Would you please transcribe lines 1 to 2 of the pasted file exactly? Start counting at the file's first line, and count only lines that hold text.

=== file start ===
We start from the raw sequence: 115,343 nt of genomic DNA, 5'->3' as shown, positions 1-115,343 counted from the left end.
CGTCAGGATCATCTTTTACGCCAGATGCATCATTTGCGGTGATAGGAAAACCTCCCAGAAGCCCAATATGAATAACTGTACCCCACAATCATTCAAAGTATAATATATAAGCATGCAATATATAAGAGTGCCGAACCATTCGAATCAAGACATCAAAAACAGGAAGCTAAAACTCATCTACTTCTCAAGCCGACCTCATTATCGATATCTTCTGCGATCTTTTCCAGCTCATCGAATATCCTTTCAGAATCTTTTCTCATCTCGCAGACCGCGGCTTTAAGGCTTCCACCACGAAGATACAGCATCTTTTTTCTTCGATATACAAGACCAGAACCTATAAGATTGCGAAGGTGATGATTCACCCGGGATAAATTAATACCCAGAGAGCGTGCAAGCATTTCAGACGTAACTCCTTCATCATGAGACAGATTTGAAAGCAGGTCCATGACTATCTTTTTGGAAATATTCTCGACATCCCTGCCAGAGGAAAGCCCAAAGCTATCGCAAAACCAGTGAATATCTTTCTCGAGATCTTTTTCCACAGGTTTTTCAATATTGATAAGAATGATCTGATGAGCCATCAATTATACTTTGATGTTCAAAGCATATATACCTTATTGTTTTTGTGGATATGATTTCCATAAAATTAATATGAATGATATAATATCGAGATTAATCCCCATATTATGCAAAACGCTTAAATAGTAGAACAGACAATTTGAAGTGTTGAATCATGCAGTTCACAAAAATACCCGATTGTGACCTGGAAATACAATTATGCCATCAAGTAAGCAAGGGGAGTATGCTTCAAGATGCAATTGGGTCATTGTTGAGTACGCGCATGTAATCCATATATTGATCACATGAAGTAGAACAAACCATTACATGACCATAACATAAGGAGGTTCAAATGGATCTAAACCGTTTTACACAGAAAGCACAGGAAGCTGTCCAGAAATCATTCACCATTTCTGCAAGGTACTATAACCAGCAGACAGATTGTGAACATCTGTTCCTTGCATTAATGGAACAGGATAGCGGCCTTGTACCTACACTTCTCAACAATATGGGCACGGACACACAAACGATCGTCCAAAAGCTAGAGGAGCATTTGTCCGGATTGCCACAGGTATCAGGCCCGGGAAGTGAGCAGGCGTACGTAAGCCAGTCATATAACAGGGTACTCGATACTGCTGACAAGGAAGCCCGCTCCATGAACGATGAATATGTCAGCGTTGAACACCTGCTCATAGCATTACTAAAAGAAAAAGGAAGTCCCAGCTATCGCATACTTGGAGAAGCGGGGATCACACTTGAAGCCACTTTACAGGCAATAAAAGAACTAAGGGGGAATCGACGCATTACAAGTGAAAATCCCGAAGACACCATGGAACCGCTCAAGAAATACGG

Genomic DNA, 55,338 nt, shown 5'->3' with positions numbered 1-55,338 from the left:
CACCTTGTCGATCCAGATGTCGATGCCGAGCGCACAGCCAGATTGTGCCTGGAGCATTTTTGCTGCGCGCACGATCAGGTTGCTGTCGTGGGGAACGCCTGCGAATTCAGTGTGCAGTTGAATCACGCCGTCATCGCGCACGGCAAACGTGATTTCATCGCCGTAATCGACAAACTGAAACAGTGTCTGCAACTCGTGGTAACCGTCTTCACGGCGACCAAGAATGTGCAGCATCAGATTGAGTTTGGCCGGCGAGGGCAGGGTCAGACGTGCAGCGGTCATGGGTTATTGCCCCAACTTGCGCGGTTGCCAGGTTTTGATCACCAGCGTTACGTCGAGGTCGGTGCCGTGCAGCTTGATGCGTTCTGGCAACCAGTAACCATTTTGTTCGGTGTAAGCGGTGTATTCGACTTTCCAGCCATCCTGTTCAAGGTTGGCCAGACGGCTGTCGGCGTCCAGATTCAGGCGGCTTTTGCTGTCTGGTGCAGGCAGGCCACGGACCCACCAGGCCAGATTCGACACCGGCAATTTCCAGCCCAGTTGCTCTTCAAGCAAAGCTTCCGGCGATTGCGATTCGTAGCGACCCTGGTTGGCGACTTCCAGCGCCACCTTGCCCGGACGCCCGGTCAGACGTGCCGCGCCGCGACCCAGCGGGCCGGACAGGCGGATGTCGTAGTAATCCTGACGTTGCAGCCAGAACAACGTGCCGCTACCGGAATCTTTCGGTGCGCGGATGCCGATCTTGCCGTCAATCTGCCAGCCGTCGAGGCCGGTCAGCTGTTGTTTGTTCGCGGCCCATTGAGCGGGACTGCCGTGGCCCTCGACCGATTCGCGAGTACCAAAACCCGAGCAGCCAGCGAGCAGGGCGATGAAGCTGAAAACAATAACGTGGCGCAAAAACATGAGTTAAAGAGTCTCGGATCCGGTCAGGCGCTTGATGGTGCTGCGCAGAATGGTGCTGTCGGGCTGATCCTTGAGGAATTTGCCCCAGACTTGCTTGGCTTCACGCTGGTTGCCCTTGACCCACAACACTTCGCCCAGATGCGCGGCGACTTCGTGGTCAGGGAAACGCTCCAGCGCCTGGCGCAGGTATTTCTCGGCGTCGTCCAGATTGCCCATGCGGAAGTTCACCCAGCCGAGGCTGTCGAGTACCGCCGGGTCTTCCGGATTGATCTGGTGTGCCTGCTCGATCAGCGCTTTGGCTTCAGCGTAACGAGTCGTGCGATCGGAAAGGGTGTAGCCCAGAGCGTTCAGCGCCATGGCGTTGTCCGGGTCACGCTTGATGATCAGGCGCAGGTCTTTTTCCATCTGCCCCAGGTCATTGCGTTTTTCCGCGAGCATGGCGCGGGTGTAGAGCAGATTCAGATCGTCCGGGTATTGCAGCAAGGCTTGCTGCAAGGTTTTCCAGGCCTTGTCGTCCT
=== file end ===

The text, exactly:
We start from the raw sequence: 115,343 nt of genomic DNA, 5'->3' as shown, positions 1-115,343 counted from the left end.
CGTCAGGATCATCTTTTACGCCAGATGCATCATTTGCGGTGATAGGAAAACCTCCCAGAAGCCCAATATGAATAACTGTACCCCACAATCATTCAAAGTATAATATATAAGCATGCAATATATAAGAGTGCCGAACCATTCGAATCAAGACATCAAAAACAGGAAGCTAAAACTCATCTACTTCTCAAGCCGACCTCATTATCGATATCTTCTGCGATCTTTTCCAGCTCATCGAATATCCTTTCAGAATCTTTTCTCATCTCGCAGACCGCGGCTTTAAGGCTTCCACCACGAAGATACAGCATCTTTTTTCTTCGATATACAAGACCAGAACCTATAAGATTGCGAAGGTGATGATTCACCCGGGATAAATTAATACCCAGAGAGCGTGCAAGCATTTCAGACGTAACTCCTTCATCATGAGACAGATTTGAAAGCAGGTCCATGACTATCTTTTTGGAAATATTCTCGACATCCCTGCCAGAGGAAAGCCCAAAGCTATCGCAAAACCAGTGAATATCTTTCTCGAGATCTTTTTCCACAGGTTTTTCAATATTGATAAGAATGATCTGATGAGCCATCAATTATACTTTGATGTTCAAAGCATATATACCTTATTGTTTTTGTGGATATGATTTCCATAAAATTAATATGAATGATATAATATCGAGATTAATCCCCATATTATGCAAAACGCTTAAATAGTAGAACAGACAATTTGAAGTGTTGAATCATGCAGTTCACAAAAATACCCGATTGTGACCTGGAAATACAATTATGCCATCAAGTAAGCAAGGGGAGTATGCTTCAAGATGCAATTGGGTCATTGTTGAGTACGCGCATGTAATCCATATATTGATCACATGAAGTAGAACAAACCATTACATGACCATAACATAAGGAGGTTCAAATGGATCTAAACCGTTTTACACAGAAAGCACAGGAAGCTGTCCAGAAATCATTCACCATTTCTGCAAGGTACTATAACCAGCAGACAGATTGTGAACATCTGTTCCTTGCATTAATGGAACAGGATAGCGGCCTTGTACCTACACTTCTCAACAATATGGGCACGGACACACAAACGATCGTCCAAAAGCTAGAGGAGCATTTGTCCGGATTGCCACAGGTATCAGGCCCGGGAAGTGAGCAGGCGTACGTAAGCCAGTCATATAACAGGGTACTCGATACTGCTGACAAGGAAGCCCGCTCCATGAACGATGAATATGTCAGCGTTGAACACCTGCTCATAGCATTACTAAAAGAAAAAGGAAGTCCCAGCTATCGCATACTTGGAGAAGCGGGGATCACACTTGAAGCCACTTTACAGGCAATAAAAGAACTAAGGGGGAATCGACGCATTACAAGTGAAAATCCCGAAGACACCATGGAACCGCTCAAGAAATACGG